What is R?

R is an open-source (GPL) statistical environment modeled.

The benefits of R for an introductory student are :

  • R is free. R is open-source and runs on UNIX, Windows and Macintosh.

  • R has an excellent built-in help system.

  • R has excellent graphing capabilities.

  • Students can easily migrate to the commercially supported S-Plus program if commercial software is desired.

  • R’s language has a powerful, easy to learn syntax with many built-in statistical functions.

  • The language is easy to extend with user-written functions.

  • R is a computer programming language. For programmers it will feel more familiar than others and for new computer users, the next leap to programming will not be so large.

Starting R

R version 3.5.1 (2018-07-02) -- "Feather Spray"

Copyright (C) 2018 The R Foundation for Statistical Computing

Platform: x86_64-apple-darwin15.6.0 (64-bit)

R is free software and comes with ABSOLUTELY NO WARRANTY.

You are welcome to redistribute it under certain conditions.

Type 'license()' or 'licence()' for distribution details.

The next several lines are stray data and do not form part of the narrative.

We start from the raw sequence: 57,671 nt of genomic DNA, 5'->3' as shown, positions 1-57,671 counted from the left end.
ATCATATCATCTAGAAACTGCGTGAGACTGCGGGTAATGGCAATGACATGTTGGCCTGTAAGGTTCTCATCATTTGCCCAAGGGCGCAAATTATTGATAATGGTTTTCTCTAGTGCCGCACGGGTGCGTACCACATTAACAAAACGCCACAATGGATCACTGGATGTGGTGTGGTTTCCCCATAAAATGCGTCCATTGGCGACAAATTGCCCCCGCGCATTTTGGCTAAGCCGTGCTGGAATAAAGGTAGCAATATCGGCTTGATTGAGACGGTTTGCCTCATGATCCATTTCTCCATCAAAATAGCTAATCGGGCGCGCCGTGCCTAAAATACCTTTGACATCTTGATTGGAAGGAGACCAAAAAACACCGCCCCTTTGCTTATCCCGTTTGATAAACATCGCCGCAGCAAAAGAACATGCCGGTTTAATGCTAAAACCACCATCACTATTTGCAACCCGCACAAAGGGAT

Natural language support but running in an English locale

R is a collaborative project with many contributors.

Type 'contributors()' for more information and

'citation()' on how to cite R or R packages in publications.

Type 'demo()' for some demos, 'help()' for on-line help, or

'help.start()' for an HTML browser interface to help.

Type 'q()' to quit R.


Entering data with c

The most useful R command for quickly entering in small data sets is the c function. This function combines, or concatenates terms together.

As an example, suppose we have the following count of the number of t as per page of these notes: 2 3 0 3 1 0 0 1

> t = c(2,3,0,3,1,0,0,1)

> t

[1] 2 3 0 3 1 0 0 1

Applying a function

> mean(t)

[1] 1.25

> median(t)

[1] 1

> var(t)

[1] 1.642857

Data is a vector

The data is stored in R as a vector. This means simply that it keeps track of the order that the data is entered in. In particular there is a first element, a second element up to a last element. This is a good thing for several reasons:

  • Vectors are a mathematical object. There are natural extensions of mathematical concepts such as addition and multiplication that make it easy to work with data when they are vectors.

> t.draft1 = c(2,3,0,3,1,0,0,1)

> t.draft2 = c(0,3,0,3,1,0,0,1)

> t.draft1

[1] 2 3 0 3 1 0 0 1

> t.draft2

[1] 0 3 0 3 1 0 0 1

> t.draft2=t.draft1

> t.draft2

[1] 2 3 0 3 1 0 0 1

> t.draft2[1]=0

> t.draft2

[1] 0 3 0 3 1 0 0 1